The white remembrance poppy, created as a pacifist alternative to the red poppy, has been redesigned by print and design co-operative Calverts for pacifist campaigning organisation Peace Pledge Union (PPU).
The white poppy was first introduced as a symbol of remembrance and peace in 1933 by members of the Co-operative Women’s Guild. It is intended to remember both civilian and military casualties of war, while emphasising the message “never again”.
Today the white poppy is distributed by the PPU. The organisation explains that the new design has been several years in the making, following an increase in demand for the poppies.
“As the white poppy campaign has grown over time, we have become increasingly aware of the need to minimise our impact on the environment and ensure white poppies are ethically produced”, the PPU says.
In 2021, Calverts was approached to develop the new design. Given the poppy’s origins, the decision to work with a workers’ co-op to produce the design was “true to its roots”, the PPU explains.
But the co-op was also chosen for its specialism in design that is socially and environmentally responsible. Calverts frequently works with NGOs, charities and campaigning groups, is FSC® certified and adheres to the ISO 14001 – an internationally agreed standard that sets out the requirements for an environmental management system.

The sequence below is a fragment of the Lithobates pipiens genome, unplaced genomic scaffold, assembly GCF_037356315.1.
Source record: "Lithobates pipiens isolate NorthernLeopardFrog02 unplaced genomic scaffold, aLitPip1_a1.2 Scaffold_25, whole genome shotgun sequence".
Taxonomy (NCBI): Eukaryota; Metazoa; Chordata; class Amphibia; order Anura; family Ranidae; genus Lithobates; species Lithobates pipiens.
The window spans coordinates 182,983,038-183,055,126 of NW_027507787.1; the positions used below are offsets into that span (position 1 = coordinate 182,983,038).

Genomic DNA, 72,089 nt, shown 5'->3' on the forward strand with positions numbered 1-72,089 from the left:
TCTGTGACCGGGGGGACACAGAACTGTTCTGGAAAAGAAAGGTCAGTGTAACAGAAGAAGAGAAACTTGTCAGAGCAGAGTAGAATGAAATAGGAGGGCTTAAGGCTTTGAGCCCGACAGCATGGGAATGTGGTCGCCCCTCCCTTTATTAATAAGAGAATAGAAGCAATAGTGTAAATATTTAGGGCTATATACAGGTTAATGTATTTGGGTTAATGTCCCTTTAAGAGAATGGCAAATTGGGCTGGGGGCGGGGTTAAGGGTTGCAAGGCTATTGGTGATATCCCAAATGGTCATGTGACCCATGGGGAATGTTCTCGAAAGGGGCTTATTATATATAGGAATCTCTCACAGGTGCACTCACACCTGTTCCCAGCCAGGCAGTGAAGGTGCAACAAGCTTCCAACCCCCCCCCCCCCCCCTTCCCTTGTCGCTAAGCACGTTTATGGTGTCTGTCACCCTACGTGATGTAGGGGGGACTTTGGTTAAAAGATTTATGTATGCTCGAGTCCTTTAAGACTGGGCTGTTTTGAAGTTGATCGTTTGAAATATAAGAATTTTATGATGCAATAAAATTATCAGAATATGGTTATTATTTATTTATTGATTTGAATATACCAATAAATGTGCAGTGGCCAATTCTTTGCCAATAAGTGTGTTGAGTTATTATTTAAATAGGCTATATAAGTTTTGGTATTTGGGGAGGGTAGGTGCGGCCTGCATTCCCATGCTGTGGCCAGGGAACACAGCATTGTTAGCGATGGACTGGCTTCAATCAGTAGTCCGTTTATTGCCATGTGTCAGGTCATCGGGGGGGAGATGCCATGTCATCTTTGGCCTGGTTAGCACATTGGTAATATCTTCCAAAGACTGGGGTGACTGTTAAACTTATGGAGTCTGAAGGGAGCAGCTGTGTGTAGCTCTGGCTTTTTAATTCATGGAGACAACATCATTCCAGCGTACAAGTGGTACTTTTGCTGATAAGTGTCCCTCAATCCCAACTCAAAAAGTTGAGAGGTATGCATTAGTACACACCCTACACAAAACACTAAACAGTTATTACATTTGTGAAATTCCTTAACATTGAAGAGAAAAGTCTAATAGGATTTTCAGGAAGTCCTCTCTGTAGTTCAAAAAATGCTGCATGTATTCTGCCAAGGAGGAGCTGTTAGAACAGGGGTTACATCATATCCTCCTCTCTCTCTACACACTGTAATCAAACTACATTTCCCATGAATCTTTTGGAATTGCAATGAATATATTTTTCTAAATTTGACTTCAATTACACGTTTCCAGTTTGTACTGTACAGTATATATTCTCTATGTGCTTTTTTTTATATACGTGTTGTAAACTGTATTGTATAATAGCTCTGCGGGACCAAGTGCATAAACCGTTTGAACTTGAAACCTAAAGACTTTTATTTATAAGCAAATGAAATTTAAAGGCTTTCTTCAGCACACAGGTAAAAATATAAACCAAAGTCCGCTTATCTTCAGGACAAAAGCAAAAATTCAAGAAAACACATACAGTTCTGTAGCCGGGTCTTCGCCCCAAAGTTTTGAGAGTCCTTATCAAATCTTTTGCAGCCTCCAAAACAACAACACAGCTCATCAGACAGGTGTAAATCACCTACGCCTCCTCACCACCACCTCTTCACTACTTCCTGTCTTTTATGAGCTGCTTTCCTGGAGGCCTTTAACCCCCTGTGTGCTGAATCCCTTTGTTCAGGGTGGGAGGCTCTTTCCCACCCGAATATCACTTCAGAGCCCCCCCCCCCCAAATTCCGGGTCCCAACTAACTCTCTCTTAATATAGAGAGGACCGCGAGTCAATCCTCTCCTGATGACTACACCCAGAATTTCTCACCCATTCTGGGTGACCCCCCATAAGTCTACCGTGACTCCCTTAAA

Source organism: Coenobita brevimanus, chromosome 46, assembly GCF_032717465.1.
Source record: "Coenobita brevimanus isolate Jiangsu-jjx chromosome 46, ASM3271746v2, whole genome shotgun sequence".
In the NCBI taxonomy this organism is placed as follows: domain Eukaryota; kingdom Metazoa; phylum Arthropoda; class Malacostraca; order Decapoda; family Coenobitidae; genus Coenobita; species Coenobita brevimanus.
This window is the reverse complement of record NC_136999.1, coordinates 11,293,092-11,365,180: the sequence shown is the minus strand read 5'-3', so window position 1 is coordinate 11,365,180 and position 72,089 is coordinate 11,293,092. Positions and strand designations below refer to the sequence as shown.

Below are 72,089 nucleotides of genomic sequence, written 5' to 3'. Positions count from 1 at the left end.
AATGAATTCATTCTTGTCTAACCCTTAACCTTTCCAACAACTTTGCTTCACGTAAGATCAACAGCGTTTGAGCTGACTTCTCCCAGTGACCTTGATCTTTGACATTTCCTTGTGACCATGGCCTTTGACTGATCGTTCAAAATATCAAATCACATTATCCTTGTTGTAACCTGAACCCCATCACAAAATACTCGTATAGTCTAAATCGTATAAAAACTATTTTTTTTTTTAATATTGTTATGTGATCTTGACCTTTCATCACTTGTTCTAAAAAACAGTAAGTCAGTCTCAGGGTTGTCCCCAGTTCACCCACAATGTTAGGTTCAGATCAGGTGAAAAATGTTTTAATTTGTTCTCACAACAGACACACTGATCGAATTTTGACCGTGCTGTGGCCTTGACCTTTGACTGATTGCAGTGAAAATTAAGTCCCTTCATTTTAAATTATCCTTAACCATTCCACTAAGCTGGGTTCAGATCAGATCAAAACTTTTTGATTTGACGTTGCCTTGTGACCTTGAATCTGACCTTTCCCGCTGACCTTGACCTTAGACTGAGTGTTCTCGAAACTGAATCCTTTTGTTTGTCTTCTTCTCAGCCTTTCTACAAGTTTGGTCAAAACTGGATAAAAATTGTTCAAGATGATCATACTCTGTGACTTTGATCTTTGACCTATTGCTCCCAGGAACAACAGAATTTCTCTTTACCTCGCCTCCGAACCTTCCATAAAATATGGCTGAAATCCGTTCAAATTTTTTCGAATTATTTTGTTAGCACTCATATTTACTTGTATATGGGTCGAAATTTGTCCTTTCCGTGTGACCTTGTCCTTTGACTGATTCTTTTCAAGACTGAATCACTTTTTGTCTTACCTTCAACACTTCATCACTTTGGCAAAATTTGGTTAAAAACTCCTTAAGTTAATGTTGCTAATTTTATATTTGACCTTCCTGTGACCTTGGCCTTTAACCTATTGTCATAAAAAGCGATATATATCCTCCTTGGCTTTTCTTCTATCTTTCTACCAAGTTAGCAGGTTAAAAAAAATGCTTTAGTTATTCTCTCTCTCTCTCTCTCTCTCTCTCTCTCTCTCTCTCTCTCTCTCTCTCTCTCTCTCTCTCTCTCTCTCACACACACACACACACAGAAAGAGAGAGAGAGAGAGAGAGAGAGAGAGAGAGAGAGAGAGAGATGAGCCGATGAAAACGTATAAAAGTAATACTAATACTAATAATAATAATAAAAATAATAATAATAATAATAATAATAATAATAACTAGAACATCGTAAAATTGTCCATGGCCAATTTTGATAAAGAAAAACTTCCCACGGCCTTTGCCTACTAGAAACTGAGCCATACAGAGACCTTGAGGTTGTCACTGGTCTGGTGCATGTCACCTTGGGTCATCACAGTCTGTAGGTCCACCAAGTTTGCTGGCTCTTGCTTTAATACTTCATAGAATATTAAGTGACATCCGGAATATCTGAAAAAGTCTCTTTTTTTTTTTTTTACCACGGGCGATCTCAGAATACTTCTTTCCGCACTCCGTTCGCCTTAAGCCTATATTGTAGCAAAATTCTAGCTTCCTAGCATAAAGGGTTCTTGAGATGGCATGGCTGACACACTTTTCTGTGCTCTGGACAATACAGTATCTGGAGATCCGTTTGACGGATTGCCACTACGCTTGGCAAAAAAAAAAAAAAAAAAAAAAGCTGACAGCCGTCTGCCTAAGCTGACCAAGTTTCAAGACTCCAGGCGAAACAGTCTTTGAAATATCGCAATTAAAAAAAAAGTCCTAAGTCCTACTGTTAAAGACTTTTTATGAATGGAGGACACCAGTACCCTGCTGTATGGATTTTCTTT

Before the redesign, the white poppies were made from fabric with a wire stem and were not suitable for household recycling.
“The challenge was to redesign this iconic emblem of remembrance, making it more sustainable in the process”, Calverts says. “Various designs were discussed, mocked up and tweaked until a definitive prototype was produced.”
The new design maintains the look of the previous white poppy, with two layers of white petals and a circular green centre featuring the word ‘Peace’, but has been redesigned to be made from a single piece of paper. Using uncoated paper, printed with plant-based inks, the poppy is now entirely plastic-free and biodegradable and can be put in the household recycling with paper and cardboard.
Its layers are created by a single fold and can be fastened together using the opening on one side of the green circle. A printed detail on its reverse side indicates how the poppy can be fastened to clothing using a safety pin.
Production is all done locally to Calverts in east London. The poppy is printed in-house, then embossed and laser-cut by paper-cutting specialists Papershapers in north-east London, before being folded and assembled by hand.